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Cooking ourselves: Pad Si Yu

 

Cooking ourselves: Pad Si Yu
Cooking ourselves: Pad Si Yu
Cooking ourselves: Pad Si Yu
Cooking ourselves: Pad Si Yu
Cooking ourselves: Pad Si Yu
Cooking ourselves: Pad Si Yu
Cooking ourselves: Pad Si Yu
Cooking ourselves: Pad Si Yu
Cooking ourselves: Pad Si Yu
Cooking ourselves: Pad Si Yu
Cooking ourselves: Pad Si Yu
Cooking ourselves: Pad Si Yu
Cooking ourselves: Pad Si Yu
Cooking ourselves: Pad Si Yu
Cooking ourselves: Pad Si Yu
Cooking ourselves: Pad Si Yu
Cooking ourselves: Pad Si Yu
Cooking ourselves: Pad Si Yu
Cooking ourselves: Pad Si Yu
Cooking ourselves: Pad Si Yu
Cooking ourselves: Pad Si Yu
Cooking ourselves: Pad Si Yu
Cooking ourselves: Pad Si Yu

I do not like to search for recipes in books and in Google, but what  I do like is watching the process of cooking in Thai restaurants and at food courts, and after that experimenting with what I saw at home.
For the last year and a half this dish is our family favorite in Thai cuisine.

"The wide soft noodles fried in soy sauce" or pad si yu for some reason is not as well known as the "kao pad" (fried rice) or "pad tai "(fried noodles in Thai style), although this dish is definitely worthy of mentioning.
It is not spicy (you can make it spicy but the classic one is not spicy), so even little kids can eat it, and it is very easy to prepare at home.

The main ingredient that is unlikely to be found outside of Thailand is wide noodles.
It looks like a layer of soft rice dough, covered with butter and folded into a briquette. Before cooking you should cut it into small pieces. Noodles are stored in the refrigerator, wrapped in paper and cellophane so that the dough did not dry.
On Koh Samui such noodles can be bought in macro and food markets.


In Macro you will find the noodles of factory production (just as pictured above), which can be stored in the refrigerator for up to a week, and on the markets you can find the factory one and a homemade which is stored only 2-3 days, but it tastes better.
At the morning market of Maenam the price of one kilo of the homemade noodles is 30 baht. You can buy it as a whole or a half package. Whole package is enough for 8-10 servings.

Key ingredients are: noodle, meat / seafood, eggs, vegetables and mushrooms (optional), and spices.
Within the above items there may be any variation.
The dish can be made vegetarian as well as with chicken, pork, beef and other meats, with shrimp, mussels, squid and even pieces of fish.
You can add mushrooms but only those that do not need long-term heat treatment.
From vegetables it can be any cabbage, green beans, bean sprouts, carrots or baby corn. What you would not want to add to the dish: onions, tomatoes and cucumbers (the latter can be used only as a decoration).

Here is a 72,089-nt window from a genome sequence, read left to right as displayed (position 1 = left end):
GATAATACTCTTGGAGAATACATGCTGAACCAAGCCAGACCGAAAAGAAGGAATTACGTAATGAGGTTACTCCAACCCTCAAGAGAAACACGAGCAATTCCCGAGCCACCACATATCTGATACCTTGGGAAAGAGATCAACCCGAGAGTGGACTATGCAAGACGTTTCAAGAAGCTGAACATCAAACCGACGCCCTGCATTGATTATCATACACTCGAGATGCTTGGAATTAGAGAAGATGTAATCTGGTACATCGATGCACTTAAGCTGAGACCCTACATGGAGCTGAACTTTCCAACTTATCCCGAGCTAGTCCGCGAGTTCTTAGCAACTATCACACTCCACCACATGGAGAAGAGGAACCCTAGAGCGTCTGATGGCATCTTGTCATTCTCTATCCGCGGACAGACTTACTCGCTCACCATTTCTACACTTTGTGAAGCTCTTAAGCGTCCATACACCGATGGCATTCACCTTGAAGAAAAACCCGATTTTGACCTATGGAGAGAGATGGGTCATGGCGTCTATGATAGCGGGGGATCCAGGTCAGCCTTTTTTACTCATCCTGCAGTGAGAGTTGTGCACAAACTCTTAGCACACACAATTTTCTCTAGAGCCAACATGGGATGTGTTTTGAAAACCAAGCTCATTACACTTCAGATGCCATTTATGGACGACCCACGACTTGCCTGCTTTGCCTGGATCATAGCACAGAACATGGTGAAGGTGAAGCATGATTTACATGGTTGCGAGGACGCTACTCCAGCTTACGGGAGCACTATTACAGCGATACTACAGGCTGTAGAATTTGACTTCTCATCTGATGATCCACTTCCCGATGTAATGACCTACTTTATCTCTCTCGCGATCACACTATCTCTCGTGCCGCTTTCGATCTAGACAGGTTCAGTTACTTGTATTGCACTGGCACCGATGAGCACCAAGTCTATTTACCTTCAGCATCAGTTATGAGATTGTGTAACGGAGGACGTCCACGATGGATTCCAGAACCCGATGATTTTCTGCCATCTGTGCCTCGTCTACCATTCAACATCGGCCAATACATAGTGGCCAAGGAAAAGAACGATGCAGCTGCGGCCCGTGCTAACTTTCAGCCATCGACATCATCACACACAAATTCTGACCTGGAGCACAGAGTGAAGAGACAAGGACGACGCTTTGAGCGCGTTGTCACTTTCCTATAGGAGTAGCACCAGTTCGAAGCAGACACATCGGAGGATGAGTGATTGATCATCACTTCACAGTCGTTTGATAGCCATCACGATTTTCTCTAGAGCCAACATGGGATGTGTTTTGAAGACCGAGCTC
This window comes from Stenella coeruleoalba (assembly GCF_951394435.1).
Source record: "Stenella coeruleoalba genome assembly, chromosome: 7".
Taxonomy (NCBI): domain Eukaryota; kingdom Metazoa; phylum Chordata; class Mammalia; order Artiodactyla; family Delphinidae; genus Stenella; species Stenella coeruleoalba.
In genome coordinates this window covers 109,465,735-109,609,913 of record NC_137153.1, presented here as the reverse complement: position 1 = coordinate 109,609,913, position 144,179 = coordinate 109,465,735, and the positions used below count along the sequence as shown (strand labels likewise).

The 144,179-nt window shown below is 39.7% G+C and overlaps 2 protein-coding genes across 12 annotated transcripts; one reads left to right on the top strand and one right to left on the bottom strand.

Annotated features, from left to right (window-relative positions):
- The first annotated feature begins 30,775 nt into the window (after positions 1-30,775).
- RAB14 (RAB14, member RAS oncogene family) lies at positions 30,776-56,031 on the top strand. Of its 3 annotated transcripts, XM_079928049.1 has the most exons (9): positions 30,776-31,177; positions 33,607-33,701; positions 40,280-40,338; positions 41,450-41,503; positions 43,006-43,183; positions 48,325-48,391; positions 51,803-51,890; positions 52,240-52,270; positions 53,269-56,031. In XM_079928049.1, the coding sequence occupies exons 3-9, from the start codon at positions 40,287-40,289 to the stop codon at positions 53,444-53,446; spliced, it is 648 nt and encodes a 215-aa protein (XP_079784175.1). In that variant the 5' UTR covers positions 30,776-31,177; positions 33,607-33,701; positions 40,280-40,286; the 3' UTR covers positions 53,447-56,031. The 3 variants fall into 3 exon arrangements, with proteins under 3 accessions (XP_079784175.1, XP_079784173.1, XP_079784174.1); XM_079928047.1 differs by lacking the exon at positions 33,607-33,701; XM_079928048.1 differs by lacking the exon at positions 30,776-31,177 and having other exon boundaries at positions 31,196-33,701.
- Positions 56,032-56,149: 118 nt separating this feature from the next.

The following recipe is calculated for two portions.

  • 250 grams of noodles (divide pound block into 4 parts)
  • Slice of cabbage
  • Chinese Kale (Gai Lan, Kailaan or Chinese Broccoli) - as on the photograph
  • carrots,
  • little corn,
  • 2 eggs
  • pork,
  • roasted garlic,
  • soy sauce
  • oyster sauce
  • fish sauce,
  • chili sauce,
  • ground black pepper
  • oil for frying.


First, cut the meat and pour marinade over it. In this case it is a mixture of oyster sauce, fish souse (to enhance flavor), chili sauce and ground black pepper. Even with the addition of chilli and pepper dish turns out not sharp, these spices will just enhance the flavor.
While the meat is marinated, cut the remaining ingredients in a separate container.
Add the oyster sauce, fish sauce, soy sauce, chili sauce, roasted garlic and ground black pepper. Add half a cup of water and mix everything.

Now its ready for frying.
First, fry the meat in a frying pan over a fairly high heat.
When it is ready, add two eggs.
Mix them to get small egg slices.
When the eggs are cooked through, pour the rest of the ingredients into the pan.

Now its ready for frying.
First, fry the meat in a frying pan over a fairly high heat.
When it is ready, add two eggs.
Mix them to get small egg slices.
When the eggs are cooked through, pour the rest of the ingredients into the pan.
Fry the mixture over medium heat, regularly stirring it so the the noodles did not get burnt.
When the noodles become softer and more transparent  the dish is ready.
The whole process takes 5-7 minutes of cooking.
In Thai restaurants they would often add sugar - one tablespoon. I think it's unnecessary.

Meet the dark soy sauce for Pad Si U

It gives the noodles its dark color.

You would need only 1, or maximum 2 table spoons.

Before serving, sprinkle the dish with a lime juice and garnish with slices of fresh cucumber.
If you want to add spiciness, you can add  some “nam prick” souse (fish sauce with slices of garlic, chopped chili and lime)

or use sauce like this one

If you want to make the dish more salty - use regular soy sauce.

Bon appetit!

 


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